A four-way conference is precisely what it sounds like: four people sitting around the table trying to work everything out.
A husband, a wife, and each of their attorneys, negotiating in a way to try to resolve all outstanding issues to the satisfaction of both parties.
Many lawyers believe that four-way conferences are highly productive; I for one do not.
Indeed, it is been my experience over the past 32 years that there is a lot of grandstanding that occurs at four-way conferences, and they tend to be a waste of time and money in my experience and in my opinion.
That’s not to say that occasionally a four-way conference cannot be productive; indeed, occasionally it is, but more often than not my experience the high cost of preparing for such a conference and attendance at the conference is offset by the relative lack of productivity.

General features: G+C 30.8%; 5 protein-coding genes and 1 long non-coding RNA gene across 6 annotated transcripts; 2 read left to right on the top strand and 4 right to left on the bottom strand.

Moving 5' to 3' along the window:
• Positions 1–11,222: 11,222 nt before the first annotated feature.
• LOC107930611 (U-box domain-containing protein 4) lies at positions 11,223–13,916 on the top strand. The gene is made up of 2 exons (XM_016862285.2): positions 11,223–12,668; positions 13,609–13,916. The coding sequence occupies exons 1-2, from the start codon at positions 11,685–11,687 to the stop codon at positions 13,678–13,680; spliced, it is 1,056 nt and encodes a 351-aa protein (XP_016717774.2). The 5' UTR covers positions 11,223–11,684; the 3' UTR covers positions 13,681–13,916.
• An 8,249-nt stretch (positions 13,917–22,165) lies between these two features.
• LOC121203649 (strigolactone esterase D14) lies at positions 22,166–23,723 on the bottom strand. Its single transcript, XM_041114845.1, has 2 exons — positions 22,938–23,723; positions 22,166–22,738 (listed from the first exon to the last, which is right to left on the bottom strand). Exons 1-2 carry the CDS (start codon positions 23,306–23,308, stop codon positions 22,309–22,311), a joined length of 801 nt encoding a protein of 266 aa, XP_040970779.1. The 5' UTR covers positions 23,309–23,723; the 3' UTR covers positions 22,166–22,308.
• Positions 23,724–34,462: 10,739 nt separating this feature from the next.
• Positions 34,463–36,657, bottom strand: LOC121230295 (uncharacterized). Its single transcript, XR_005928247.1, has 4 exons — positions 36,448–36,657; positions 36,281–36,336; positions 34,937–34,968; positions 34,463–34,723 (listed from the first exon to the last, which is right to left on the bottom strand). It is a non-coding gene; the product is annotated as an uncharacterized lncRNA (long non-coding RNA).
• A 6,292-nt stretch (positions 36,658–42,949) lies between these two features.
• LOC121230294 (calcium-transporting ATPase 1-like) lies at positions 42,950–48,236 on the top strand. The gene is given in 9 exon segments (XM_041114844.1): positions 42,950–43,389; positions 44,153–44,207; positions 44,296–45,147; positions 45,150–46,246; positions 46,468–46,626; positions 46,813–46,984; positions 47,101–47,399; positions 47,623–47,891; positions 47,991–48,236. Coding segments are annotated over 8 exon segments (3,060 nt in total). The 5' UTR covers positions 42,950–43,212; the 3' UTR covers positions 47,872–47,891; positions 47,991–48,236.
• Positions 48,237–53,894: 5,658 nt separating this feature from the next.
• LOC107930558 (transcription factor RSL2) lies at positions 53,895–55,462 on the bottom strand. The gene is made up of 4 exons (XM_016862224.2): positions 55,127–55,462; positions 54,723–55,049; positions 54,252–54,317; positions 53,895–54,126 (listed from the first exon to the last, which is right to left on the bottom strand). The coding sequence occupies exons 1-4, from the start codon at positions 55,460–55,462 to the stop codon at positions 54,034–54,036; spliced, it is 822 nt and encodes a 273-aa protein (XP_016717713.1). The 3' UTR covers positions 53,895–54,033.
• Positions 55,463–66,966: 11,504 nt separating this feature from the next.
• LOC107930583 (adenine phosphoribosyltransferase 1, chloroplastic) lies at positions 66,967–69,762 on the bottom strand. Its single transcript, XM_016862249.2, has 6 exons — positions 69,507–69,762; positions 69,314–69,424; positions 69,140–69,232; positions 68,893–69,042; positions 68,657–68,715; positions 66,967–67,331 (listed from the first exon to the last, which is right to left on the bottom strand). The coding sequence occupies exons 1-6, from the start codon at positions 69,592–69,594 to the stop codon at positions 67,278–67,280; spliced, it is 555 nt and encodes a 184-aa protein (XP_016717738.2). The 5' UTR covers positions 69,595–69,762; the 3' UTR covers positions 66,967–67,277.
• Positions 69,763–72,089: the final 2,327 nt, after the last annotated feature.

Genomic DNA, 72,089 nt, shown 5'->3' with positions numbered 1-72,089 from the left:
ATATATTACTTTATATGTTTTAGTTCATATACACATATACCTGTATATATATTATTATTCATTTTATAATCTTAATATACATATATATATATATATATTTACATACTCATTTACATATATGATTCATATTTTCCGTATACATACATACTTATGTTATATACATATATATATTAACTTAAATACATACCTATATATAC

How then can we meet in a way that moves the ball forward, that pushes us closer toward a true resolution, that gets temporary relief in place by agreement when possible?
Mediation is basically a four-way conference in the presence of one other person: the mediator.
In mediation, rather than meeting at one of the attorneys' offices, we will usually meet the mediator’s office.
Frequently the mediator will separate the parties into two separate rooms, and the mediator engages in a form of “shuttle diplomacy” so to speak, shuttling counter-settlement-plans between both rooms.
In my experience, mediation is usually much more productive than a simple four-way conference.